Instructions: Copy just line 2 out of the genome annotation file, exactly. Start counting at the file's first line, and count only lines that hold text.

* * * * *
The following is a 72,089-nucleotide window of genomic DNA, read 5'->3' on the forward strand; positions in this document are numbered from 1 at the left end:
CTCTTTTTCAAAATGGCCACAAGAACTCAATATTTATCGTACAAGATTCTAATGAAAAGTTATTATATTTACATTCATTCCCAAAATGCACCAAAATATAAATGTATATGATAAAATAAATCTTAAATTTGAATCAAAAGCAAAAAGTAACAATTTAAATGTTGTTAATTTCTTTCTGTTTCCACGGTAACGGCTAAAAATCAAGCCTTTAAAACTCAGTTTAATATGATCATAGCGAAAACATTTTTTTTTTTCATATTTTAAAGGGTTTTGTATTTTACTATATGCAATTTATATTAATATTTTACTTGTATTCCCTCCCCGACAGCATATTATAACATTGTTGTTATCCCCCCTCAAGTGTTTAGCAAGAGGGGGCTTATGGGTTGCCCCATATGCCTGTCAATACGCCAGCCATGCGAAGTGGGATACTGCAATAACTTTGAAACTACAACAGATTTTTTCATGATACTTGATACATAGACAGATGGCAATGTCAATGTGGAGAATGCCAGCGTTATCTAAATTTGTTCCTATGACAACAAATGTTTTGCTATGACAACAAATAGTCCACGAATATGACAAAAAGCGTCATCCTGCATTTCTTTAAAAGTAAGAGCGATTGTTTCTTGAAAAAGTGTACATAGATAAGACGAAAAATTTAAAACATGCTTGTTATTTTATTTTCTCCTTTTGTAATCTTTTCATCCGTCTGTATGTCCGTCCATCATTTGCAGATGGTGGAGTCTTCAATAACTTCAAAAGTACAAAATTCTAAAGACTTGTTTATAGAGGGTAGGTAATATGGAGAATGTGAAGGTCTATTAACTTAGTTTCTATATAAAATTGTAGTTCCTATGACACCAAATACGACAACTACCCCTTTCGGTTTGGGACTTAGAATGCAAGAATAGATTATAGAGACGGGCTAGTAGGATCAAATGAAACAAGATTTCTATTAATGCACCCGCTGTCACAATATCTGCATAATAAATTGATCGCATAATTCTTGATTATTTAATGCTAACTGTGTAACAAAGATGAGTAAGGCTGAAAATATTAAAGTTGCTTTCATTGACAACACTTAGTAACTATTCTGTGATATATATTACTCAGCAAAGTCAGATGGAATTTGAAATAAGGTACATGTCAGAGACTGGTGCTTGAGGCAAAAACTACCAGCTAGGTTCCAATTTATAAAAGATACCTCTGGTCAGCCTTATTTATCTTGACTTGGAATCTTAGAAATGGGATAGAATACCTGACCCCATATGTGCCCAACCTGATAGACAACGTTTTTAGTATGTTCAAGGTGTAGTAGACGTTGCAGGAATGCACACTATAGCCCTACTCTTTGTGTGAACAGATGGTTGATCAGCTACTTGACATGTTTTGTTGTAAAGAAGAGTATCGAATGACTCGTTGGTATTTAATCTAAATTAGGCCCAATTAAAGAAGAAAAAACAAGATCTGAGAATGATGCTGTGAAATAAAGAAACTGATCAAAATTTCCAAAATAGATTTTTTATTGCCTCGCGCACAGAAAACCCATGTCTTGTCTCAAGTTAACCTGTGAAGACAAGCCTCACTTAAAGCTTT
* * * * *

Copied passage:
CTCTTTTTCAAAATGGCCACAAGAACTCAATATTTATCGTACAAGATTCTAATGAAAAGTTATTATATTTACATTCATTCCCAAAATGCACCAAAATATAAATGTATATGATAAAATAAATCTTAAATTTGAATCAAAAGCAAAAAGTAACAATTTAAATGTTGTTAATTTCTTTCTGTTTCCACGGTAACGGCTAAAAATCAAGCCTTTAAAACTCAGTTTAATATGATCATAGCGAAAACATTTTTTTTTTTCATATTTTAAAGGGTTTTGTATTTTACTATATGCAATTTATATTAATATTTTACTTGTATTCCCTCCCCGACAGCATATTATAACATTGTTGTTATCCCCCCTCAAGTGTTTAGCAAGAGGGGGCTTATGGGTTGCCCCATATGCCTGTCAATACGCCAGCCATGCGAAGTGGGATACTGCAATAACTTTGAAACTACAACAGATTTTTTCATGATACTTGATACATAGACAGATGGCAATGTCAATGTGGAGAATGCCAGCGTTATCTAAATTTGTTCCTATGACAACAAATGTTTTGCTATGACAACAAATAGTCCACGAATATGACAAAAAGCGTCATCCTGCATTTCTTTAAAAGTAAGAGCGATTGTTTCTTGAAAAAGTGTACATAGATAAGACGAAAAATTTAAAACATGCTTGTTATTTTATTTTCTCCTTTTGTAATCTTTTCATCCGTCTGTATGTCCGTCCATCATTTGCAGATGGTGGAGTCTTCAATAACTTCAAAAGTACAAAATTCTAAAGACTTGTTTATAGAGGGTAGGTAATATGGAGAATGTGAAGGTCTATTAACTTAGTTTCTATATAAAATTGTAGTTCCTATGACACCAAATACGACAACTACCCCTTTCGGTTTGGGACTTAGAATGCAAGAATAGATTATAGAGACGGGCTAGTAGGATCAAATGAAACAAGATTTCTATTAATGCACCCGCTGTCACAATATCTGCATAATAAATTGATCGCATAATTCTTGATTATTTAATGCTAACTGTGTAACAAAGATGAGTAAGGCTGAAAATATTAAAGTTGCTTTCATTGACAACACTTAGTAACTATTCTGTGATATATATTACTCAGCAAAGTCAGATGGAATTTGAAATAAGGTACATGTCAGAGACTGGTGCTTGAGGCAAAAACTACCAGCTAGGTTCCAATTTATAAAAGATACCTCTGGTCAGCCTTATTTATCTTGACTTGGAATCTTAGAAATGGGATAGAATACCTGACCCCATATGTGCCCAACCTGATAGACAACGTTTTTAGTATGTTCAAGGTGTAGTAGACGTTGCAGGAATGCACACTATAGCCCTACTCTTTGTGTGAACAGATGGTTGATCAGCTACTTGACATGTTTTGTTGTAAAGAAGAGTATCGAATGACTCGTTGGTATTTAATCTAAATTAGGCCCAATTAAAGAAGAAAAAACAAGATCTGAGAATGATGCTGTGAAATAAAGAAACTGATCAAAATTTCCAAAATAGATTTTTTATTGCCTCGCGCACAGAAAACCCATGTCTTGTCTCAAGTTAACCTGTGAAGACAAGCCTCACTTAAAGCTTT